Bicycle Frame Materials

Strong, light, cheap, pick two. This famous bike design adage is attributed to Keith Bontrager, mountain bike pioneer and frame builder. The options for bicycle frame materials have widened since the early days of KB. In order from heaviest to lightest material, we can now choose from steel, titanium, aluminum and carbon. Regardless of frame material used, you pay for design and fabrication make any manufactured structure safe. So the cost of bike frames reflects, in part the difficulty of making a safe, reliable frame of that material, and KB's adage still applies. The order for increasing cost of bicycle frames is steel, aluminum, titanium, and carbon fiber.

In spite of steel's downsides of being relatively heavy, not the strongest and vulnerable to rust, it has some outstanding characteristics as a bicycle frame material. Steel bicycle frames are cheap because iron is easy to obtain and refine, steel alloys are easy to make and steel tubes are easy to machine and join. The strength of steel can be greatly increased with complex alloying, so a steel frame can build up to a complete road bike weighing 21 pounds.

 

Titanium has an atomic weight between that of aluminum and iron. Titanium alloys do not rust, and their ultimate strength is higher than the best steels. A titanium frame can easily wiegh less than the same size steel frame because a smaller amount of a lighter metal is needed (total bike weight ~ 17 pounds). On the downside, titanium is extremely energy intensive to refine and difficult to machine so the frames are much more expensive. Furthermore, titanium is more flexible than steel, so while it works well in the triangulated truss structure of the bike frame, it does not work so well for forks. The cantilevered structure of the fork means the legs must be beefier, both to provide rigid steering control and to provide a greater margin against failure (since fork failures are so injurious to the rider). Even on a steel frame, the fork is disproportionately heavy. The extra metal needed to make the titanium fork rigid enough means it would end up as heavy as a steel fork, at much higher cost.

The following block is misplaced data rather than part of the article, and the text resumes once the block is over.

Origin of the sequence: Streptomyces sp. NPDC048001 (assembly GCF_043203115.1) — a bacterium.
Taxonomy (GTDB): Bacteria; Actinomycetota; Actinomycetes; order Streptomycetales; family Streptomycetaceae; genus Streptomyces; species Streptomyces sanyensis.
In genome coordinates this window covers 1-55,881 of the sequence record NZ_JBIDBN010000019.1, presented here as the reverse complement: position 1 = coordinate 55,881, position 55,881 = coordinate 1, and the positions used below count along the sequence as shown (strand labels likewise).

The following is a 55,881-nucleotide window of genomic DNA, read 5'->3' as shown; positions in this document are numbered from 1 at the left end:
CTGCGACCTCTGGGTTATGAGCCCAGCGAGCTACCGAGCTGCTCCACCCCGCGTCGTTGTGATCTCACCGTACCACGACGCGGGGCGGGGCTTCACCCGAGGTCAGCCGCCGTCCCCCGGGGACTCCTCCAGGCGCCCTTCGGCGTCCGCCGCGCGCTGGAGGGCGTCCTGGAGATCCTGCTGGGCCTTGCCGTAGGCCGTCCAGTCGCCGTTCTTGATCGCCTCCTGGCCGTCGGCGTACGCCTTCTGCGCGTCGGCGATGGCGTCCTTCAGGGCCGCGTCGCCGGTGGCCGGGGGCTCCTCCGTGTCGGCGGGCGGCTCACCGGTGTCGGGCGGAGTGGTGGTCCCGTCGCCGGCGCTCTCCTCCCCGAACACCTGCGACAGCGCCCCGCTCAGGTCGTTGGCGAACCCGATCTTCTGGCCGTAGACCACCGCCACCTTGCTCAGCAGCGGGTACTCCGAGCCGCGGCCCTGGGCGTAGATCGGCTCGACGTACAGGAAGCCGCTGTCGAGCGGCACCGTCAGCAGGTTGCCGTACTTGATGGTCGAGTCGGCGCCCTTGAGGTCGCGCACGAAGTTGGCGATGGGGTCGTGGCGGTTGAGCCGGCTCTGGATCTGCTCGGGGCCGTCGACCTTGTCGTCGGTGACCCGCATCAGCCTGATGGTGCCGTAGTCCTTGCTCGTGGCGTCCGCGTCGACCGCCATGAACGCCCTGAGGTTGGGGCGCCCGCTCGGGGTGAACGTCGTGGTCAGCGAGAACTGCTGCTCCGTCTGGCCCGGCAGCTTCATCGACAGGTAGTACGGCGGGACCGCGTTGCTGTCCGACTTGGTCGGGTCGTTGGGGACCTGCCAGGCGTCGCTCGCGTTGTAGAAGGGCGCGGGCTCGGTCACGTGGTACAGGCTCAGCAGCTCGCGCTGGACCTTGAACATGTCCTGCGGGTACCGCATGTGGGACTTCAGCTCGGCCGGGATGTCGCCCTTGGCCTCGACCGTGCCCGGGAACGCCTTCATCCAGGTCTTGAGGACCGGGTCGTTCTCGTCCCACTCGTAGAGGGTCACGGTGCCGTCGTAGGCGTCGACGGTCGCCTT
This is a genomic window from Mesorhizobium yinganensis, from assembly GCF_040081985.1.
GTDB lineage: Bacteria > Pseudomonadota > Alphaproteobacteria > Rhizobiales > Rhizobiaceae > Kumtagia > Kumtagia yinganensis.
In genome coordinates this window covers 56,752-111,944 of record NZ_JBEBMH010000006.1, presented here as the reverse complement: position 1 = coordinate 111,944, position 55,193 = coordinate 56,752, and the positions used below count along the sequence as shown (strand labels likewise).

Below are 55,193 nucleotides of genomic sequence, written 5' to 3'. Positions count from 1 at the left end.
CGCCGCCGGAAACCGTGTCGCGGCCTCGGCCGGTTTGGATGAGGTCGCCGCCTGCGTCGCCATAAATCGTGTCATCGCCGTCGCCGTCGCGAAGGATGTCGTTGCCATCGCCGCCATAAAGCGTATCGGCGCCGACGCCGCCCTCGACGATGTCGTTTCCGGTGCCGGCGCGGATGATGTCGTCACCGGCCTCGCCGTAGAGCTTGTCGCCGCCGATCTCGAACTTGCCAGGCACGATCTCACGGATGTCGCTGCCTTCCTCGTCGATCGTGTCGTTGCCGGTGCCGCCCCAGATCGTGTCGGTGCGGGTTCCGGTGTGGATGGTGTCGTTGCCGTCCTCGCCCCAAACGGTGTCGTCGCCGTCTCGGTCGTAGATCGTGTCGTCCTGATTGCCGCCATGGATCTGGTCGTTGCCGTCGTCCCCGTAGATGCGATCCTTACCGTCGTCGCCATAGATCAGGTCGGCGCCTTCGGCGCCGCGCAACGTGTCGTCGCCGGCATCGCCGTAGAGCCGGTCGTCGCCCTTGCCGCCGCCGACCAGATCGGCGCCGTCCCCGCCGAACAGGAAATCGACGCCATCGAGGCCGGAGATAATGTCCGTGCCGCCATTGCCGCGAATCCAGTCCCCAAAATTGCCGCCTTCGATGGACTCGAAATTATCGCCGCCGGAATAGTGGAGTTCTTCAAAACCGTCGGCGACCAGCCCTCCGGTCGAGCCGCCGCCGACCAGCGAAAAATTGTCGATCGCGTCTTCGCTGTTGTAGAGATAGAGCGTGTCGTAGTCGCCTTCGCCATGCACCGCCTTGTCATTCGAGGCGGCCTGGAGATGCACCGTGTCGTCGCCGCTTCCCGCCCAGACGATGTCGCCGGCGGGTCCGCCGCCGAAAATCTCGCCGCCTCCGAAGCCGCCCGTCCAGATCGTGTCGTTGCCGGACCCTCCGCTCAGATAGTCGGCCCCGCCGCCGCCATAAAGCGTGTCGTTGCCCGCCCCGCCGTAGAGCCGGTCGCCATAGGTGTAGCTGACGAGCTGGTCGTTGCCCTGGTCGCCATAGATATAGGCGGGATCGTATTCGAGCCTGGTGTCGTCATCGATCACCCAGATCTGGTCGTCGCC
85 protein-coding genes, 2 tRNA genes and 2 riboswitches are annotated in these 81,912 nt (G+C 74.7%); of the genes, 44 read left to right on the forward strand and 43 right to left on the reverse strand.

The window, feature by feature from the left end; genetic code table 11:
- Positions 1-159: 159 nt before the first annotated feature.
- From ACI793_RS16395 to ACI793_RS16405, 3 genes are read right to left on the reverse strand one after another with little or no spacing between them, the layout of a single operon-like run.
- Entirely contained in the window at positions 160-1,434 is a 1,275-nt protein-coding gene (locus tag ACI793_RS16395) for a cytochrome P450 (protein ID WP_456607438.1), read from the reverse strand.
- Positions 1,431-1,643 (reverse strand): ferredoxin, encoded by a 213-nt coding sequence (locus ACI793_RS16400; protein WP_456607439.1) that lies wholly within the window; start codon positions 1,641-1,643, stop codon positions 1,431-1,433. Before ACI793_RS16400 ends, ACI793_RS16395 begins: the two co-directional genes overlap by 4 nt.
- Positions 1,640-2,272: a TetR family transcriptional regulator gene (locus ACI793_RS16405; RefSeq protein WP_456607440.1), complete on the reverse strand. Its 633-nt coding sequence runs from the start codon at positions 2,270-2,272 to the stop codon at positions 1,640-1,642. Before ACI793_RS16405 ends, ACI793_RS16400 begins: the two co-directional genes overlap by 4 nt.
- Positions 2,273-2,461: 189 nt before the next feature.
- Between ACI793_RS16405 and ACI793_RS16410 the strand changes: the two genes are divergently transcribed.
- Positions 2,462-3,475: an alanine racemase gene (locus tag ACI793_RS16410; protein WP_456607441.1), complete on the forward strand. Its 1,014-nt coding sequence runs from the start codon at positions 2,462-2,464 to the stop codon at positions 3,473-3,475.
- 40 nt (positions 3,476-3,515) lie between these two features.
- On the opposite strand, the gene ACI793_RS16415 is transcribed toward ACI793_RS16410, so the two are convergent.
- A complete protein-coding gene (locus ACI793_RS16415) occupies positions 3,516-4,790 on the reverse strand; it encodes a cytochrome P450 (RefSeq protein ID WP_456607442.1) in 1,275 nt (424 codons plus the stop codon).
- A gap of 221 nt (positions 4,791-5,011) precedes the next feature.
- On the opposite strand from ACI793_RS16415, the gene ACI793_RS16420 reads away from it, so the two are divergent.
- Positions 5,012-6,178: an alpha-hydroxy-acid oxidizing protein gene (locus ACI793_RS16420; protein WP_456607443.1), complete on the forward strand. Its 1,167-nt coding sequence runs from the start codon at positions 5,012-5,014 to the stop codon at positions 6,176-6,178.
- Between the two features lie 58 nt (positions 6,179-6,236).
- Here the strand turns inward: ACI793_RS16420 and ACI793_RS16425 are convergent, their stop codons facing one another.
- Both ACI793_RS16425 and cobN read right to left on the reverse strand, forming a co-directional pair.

There are two advantages of steel and titanium not shared by aluminum and carbon fiber: fatigue limits and fail-safe failure mode. If you bend a paper clip it does not break, but if you bend it back and forth enough times, it snaps. This is because the repeated stress produce micro-cracks, which eventually work their way through the whole of the rod. Steel and titanium each have a fatigue limit, a stress level below which the metal does not weaken no matter how many times the stress is applied (for steel it is 1/2 the ultimate strength). Over a century of building bikes with steel has taught us the tubing alloys, weights and diameters which keep the stresses below the fatigue limit, so steel frames are immortal for the just-riding-around stresses. If you do over stress a steel or titanium frame, the failure mode is the initiation of a crack, which grows slowly. Cracks are usually detectable, visibly or by ride feel, well before the tube breaks completely. So this fail-safe mode means a breaking steel or titanium frame is less likely to crash the rider.